Five Rathas, MahabalipuramFive Rathas, Mahabalipuram  Five Rathas, Mahabalipuram Five Rathas, Mahabalipuram Five Rathas, Mahabalipuram Five Rathas, Mahabalipuram
Next we stopped for a sea-lion show on the way. It was really amusing to see how the sea-lions were trained to dance to the music.
Sea Lion ShowSea Lion Show  Sea Lion Show
From there we boarded the bus and went to Crocodile Bank which had a collection of different species of crocodiles. We were lucky enough to catch a few migratory birds as well.
Crocodile Bank Crocodile Bank Crocodile BankCrocodile BankBank Crocodile Bank Crocodile Bank
Then we decided to end the day by visiting the only place within Chennai City, the Marundheeshwara temple in Thiruvanmiyur. The temple, located in the city limits, was a bit crowded as it was a weekend. Its a typical Tamil temple built by the Cholas around 1200 years ago. The inscriptions found in the temple date back to 7th century. The huge kalyani tank is also well maintained and as Pongal had just passed by, it was really a festive time.
We then had our dinner at Thiruvanmiyur to wind up for the day.
 Marundheeshwara temple Marundheeshwara temple Marundheeshwara temple
Day 2: We planned to visit the temple town of Kanchipuram today. We started early and went to Koyambedu bus terminus to catch a bus to Kanchipuram. Kanchipuram is one of the oldest places in India and was the center of Sanskrit learning. It is famous for a number of temples built across dynasties. The most popular being the Kamakshi Amman temple, Vardaraja Perumal temple and Ekambareshwar temple.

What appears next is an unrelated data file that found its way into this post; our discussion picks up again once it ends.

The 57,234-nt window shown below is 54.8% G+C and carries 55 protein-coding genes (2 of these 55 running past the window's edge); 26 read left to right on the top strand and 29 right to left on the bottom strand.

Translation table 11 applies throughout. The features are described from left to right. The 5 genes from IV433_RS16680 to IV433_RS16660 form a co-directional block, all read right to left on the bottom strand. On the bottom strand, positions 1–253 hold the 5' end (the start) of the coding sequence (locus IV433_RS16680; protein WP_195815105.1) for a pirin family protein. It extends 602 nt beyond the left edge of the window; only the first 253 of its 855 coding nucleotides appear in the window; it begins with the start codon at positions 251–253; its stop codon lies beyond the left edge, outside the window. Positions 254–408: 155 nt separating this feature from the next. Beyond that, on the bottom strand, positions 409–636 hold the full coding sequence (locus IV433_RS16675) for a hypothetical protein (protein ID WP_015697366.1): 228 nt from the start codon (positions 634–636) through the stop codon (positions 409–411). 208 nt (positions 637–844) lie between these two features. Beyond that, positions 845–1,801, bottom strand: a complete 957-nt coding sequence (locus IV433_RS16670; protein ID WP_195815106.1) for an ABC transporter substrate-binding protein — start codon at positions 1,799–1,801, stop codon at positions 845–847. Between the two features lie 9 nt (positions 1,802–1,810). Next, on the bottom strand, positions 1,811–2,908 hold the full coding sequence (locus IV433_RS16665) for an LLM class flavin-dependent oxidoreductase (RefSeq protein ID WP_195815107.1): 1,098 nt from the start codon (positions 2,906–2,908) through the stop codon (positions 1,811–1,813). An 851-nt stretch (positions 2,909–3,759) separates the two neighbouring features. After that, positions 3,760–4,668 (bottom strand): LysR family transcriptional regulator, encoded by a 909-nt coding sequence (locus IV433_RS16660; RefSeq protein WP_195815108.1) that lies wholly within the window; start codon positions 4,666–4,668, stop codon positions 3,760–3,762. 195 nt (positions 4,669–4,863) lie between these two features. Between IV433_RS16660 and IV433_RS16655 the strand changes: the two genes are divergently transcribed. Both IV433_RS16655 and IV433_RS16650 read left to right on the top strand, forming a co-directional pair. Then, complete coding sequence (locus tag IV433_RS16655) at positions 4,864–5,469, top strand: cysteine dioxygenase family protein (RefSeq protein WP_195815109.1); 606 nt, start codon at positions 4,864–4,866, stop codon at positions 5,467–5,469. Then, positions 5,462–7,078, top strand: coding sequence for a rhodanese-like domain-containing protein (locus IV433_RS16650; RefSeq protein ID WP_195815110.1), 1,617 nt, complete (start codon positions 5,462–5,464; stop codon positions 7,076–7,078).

The Vardaraja Perumal temple was built by the Cholas in 1053. One main attraction in this temple is the lizard carved in the ceiling plated with gold. The devotees have to touch the lizard to get blessings. The temple is loaded with carvings on all the walls. After darshan of the lord its really great to eat the prasadam which is Pongal and Sweet rice or some Puliogere which is delicious.
Vardaraja Perumal temple, Kanchipuram Kamakshi Amman temple, Kanchipuram Vardaraja Perumal temple, Kanchipuram Vardaraja Perumal temple, Kanchipuram Vardaraja Perumal temple, Kanchipuram Vardaraja Perumal temple, Kanchipuram Ekambareshwar temple, Kanchipuram Ekambareshwar temple, Kanchipuram Ekambareshwar temple, Kanchipuram Ekambareshwar temple, Kanchipuram Ekambareshwar temple, Kanchipuram Ekambareshwar temple, Kanchipuram Ekambareshwar temple, Kanchipuram Ekambareshwar temple, Kanchipuram Ekambareshwar temple, Kanchipuram
As Kanchi is more popular for its Silk Saris, we made a quick dash into a saree store and the ladies helped themselves..:-)